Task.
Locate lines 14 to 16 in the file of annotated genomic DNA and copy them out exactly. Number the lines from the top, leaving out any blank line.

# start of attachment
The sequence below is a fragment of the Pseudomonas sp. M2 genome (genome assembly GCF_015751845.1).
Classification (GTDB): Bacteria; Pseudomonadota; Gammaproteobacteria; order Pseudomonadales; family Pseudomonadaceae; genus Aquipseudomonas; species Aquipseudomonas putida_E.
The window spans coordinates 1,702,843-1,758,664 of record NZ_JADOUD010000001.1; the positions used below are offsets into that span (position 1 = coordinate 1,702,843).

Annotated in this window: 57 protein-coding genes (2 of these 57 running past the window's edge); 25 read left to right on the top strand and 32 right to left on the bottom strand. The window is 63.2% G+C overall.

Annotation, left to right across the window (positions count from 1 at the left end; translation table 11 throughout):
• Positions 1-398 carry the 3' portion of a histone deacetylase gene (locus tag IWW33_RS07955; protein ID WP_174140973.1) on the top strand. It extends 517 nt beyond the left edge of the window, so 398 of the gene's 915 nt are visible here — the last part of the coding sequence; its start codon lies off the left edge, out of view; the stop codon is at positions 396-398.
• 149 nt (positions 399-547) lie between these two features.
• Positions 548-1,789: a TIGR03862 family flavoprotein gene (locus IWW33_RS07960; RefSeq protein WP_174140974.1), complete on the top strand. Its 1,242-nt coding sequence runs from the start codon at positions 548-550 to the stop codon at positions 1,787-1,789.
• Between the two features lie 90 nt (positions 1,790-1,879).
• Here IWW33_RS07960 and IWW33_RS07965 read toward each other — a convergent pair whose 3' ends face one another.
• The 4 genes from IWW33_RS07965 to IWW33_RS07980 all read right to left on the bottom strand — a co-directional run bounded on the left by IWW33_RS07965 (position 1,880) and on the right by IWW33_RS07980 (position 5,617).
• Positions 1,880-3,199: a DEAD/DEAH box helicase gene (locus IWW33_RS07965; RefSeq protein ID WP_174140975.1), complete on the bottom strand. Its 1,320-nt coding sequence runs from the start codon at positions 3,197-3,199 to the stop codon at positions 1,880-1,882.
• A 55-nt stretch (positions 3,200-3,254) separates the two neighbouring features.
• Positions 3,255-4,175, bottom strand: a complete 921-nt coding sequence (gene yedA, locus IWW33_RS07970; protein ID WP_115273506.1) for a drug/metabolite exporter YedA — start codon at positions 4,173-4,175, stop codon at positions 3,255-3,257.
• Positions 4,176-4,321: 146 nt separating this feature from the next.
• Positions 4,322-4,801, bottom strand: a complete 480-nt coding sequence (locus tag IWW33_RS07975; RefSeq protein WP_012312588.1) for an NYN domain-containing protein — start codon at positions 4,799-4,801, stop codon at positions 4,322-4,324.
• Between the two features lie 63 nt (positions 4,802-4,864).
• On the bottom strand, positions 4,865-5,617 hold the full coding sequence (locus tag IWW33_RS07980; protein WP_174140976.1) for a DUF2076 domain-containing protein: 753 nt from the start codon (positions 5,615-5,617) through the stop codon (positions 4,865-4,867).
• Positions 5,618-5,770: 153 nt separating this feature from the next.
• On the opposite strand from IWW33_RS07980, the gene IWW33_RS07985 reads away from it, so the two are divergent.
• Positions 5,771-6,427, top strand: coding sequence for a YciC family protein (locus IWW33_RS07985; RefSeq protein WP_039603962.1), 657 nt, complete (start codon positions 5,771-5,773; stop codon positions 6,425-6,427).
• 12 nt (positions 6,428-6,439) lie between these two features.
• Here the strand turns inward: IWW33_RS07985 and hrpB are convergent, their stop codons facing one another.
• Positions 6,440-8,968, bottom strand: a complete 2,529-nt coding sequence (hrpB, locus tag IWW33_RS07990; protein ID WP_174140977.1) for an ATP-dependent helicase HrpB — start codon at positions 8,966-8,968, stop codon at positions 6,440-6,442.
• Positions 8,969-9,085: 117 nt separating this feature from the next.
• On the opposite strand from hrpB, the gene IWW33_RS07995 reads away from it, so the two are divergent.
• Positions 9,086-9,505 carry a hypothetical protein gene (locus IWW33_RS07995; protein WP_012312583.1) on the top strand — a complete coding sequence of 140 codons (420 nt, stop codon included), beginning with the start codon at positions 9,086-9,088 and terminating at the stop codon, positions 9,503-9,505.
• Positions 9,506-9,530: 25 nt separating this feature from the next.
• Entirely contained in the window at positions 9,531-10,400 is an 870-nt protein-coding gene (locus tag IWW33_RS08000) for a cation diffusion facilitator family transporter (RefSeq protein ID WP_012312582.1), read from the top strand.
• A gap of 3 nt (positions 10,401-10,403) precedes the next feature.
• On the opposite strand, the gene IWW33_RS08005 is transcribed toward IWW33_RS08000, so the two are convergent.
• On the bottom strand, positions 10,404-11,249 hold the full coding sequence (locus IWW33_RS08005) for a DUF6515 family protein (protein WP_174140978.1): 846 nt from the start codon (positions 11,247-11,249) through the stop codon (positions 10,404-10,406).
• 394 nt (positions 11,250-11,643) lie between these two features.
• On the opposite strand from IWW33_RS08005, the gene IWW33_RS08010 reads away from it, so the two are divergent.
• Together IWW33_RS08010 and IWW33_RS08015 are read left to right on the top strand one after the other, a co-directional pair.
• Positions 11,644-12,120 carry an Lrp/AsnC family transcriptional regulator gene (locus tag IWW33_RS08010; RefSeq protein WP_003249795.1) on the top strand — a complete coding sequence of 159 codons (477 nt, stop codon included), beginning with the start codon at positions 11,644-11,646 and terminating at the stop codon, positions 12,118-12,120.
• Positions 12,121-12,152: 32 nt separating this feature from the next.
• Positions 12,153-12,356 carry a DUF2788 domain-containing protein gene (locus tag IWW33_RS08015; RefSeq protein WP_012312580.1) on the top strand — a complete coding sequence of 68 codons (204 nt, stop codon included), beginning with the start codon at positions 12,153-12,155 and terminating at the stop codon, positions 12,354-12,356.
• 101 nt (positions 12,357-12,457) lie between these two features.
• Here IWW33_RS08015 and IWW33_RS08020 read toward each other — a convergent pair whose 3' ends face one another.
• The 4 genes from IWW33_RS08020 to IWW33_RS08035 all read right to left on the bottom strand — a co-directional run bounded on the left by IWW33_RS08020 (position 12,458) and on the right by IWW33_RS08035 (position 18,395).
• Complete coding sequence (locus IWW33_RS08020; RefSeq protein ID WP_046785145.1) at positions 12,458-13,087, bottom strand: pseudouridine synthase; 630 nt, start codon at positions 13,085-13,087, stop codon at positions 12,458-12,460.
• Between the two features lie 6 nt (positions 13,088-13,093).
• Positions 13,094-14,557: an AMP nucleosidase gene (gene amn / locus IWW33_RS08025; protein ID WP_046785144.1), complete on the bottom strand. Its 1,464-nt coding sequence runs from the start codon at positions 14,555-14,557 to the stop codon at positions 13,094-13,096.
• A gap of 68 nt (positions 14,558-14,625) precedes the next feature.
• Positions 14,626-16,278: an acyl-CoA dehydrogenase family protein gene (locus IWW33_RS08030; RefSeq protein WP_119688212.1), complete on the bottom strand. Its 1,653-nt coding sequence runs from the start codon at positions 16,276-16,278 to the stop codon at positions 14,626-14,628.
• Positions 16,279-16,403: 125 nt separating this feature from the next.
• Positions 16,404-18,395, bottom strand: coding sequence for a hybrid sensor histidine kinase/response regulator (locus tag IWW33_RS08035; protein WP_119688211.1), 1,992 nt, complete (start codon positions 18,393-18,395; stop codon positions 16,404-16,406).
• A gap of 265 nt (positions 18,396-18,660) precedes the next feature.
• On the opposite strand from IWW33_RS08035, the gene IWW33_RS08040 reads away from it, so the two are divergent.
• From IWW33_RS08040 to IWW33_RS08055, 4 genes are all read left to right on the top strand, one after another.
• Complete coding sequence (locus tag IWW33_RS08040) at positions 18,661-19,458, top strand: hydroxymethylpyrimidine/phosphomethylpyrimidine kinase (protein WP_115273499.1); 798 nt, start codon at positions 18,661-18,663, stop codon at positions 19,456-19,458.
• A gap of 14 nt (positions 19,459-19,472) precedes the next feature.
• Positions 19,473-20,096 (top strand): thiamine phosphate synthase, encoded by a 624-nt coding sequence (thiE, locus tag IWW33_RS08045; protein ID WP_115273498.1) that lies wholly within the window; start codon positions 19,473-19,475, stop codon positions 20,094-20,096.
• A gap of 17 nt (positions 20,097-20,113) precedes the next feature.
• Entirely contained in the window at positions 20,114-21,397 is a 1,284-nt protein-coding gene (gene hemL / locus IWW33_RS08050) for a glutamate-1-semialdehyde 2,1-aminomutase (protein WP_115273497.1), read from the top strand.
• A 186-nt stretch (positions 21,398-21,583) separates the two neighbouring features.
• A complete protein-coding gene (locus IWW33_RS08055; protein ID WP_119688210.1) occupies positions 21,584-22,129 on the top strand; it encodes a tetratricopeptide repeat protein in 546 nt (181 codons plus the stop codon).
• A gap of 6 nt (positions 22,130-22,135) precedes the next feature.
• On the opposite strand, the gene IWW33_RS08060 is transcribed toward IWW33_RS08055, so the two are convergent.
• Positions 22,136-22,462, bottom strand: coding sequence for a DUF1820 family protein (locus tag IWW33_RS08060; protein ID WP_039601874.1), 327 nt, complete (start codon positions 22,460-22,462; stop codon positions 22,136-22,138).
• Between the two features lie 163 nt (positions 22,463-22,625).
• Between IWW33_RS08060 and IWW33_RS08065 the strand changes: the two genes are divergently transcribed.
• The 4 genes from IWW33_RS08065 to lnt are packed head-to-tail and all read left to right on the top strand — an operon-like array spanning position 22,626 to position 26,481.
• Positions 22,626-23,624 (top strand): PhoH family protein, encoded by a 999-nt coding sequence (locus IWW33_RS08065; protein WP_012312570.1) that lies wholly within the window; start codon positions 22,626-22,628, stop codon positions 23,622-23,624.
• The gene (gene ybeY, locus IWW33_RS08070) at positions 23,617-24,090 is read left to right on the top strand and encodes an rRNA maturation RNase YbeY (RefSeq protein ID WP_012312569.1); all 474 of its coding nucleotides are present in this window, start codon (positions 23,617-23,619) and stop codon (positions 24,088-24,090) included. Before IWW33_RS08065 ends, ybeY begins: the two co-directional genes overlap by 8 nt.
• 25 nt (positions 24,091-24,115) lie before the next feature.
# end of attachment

• Positions 3,255-4,175, bottom strand: a complete 921-nt coding sequence (gene yedA, locus IWW33_RS07970; protein ID WP_115273506.1) for a drug/metabolite exporter YedA — start codon at positions 4,173-4,175, stop codon at positions 3,255-3,257.
• Positions 4,176-4,321: 146 nt separating this feature from the next.
• Positions 4,322-4,801, bottom strand: a complete 480-nt coding sequence (locus tag IWW33_RS07975; RefSeq protein WP_012312588.1) for an NYN domain-containing protein — start codon at positions 4,799-4,801, stop codon at positions 4,322-4,324.